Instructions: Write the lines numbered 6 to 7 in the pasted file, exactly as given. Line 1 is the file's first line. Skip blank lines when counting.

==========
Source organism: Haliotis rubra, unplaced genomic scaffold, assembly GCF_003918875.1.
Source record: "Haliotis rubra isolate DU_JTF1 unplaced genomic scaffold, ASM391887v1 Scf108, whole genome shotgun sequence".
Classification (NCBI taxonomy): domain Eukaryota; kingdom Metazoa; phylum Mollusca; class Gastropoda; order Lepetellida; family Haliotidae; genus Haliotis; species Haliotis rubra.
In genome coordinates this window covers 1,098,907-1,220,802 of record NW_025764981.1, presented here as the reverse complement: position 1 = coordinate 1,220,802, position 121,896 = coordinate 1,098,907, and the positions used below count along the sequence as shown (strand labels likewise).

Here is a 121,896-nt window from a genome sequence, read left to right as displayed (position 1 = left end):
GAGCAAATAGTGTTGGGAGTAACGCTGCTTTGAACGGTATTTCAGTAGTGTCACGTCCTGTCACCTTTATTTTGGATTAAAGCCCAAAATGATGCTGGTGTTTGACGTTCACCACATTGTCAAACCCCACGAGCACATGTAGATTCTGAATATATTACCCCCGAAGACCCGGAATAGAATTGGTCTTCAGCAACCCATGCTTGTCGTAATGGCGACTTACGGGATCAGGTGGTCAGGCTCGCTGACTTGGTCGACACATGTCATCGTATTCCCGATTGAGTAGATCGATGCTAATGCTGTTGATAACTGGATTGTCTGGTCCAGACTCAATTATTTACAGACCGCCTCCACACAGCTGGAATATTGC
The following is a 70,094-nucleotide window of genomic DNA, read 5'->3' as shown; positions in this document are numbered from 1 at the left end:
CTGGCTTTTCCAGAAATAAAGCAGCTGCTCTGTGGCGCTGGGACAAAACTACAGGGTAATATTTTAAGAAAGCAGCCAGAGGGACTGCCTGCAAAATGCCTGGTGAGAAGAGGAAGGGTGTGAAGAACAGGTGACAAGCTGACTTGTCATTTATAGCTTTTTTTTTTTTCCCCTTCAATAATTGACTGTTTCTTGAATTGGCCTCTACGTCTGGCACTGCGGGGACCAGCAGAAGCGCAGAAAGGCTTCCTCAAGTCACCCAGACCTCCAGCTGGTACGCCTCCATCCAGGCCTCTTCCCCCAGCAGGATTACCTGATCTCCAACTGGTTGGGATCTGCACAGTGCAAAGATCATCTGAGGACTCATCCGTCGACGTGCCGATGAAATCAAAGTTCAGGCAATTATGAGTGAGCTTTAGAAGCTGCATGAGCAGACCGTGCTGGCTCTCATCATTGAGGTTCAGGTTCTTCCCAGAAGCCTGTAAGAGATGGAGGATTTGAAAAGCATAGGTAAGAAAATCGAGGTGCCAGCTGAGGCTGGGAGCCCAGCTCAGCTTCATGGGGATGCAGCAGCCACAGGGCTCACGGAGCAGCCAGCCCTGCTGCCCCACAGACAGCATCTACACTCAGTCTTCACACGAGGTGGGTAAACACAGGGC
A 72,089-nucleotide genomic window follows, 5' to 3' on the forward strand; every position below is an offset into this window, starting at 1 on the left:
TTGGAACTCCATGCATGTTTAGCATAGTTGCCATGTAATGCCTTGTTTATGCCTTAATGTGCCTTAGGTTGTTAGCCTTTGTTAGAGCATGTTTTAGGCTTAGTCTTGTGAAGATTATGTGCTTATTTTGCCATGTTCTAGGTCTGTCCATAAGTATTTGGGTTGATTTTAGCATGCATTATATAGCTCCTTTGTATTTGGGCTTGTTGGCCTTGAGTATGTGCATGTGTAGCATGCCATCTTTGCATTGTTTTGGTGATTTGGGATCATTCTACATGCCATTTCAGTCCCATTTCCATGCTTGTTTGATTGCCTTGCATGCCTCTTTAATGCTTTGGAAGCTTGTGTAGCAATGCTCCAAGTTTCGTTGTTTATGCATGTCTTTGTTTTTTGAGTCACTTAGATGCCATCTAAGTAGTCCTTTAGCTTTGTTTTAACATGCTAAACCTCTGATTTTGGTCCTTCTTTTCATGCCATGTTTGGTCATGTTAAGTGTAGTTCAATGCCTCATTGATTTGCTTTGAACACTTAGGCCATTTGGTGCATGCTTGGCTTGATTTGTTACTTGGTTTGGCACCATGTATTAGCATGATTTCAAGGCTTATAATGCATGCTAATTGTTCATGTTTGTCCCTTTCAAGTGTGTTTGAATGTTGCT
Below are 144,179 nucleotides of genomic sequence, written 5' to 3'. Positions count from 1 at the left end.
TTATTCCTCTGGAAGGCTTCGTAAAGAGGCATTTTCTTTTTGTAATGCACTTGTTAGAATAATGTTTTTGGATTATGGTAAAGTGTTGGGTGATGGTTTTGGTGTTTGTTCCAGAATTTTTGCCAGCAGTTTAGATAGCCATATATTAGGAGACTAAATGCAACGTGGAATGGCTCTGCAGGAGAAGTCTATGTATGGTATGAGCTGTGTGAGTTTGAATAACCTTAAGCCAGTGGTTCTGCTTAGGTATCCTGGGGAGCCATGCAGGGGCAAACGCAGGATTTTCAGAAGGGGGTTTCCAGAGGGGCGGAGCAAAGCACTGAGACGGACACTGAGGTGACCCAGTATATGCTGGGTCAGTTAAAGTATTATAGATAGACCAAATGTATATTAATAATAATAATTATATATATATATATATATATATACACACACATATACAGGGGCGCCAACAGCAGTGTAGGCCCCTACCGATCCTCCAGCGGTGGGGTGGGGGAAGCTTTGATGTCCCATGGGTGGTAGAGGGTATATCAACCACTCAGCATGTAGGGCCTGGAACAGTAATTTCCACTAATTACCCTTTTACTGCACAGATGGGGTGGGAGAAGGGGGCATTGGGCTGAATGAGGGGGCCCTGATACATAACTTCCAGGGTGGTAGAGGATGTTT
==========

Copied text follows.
GAGCAAATAGTGTTGGGAGTAACGCTGCTTTGAACGGTATTTCAGTAGTGTCACGTCCTGTCACCTTTATTTTGGATTAAAGCCCAAAATGATGCTGGTGTTTGACGTTCACCACATTGTCAAACCCCACGAGCACATGTAGATTCTGAATATATTACCCCCGAAGACCCGGAATAGAATTGGTCTTCAGCAACCCATGCTTGTCGTAATGGCGACTTACGGGATCAGGTGGTCAGGCTCGCTGACTTGGTCGACACATGTCATCGTATTCCCGATTGAGTAGATCGATGCTAATGCTGTTGATAACTGGATTGTCTGGTCCAGACTCAATTATTTACAGACCGCCTCCACACAGCTGGAATATTGC
The following is a 70,094-nucleotide window of genomic DNA, read 5'->3' as shown; positions in this document are numbered from 1 at the left end: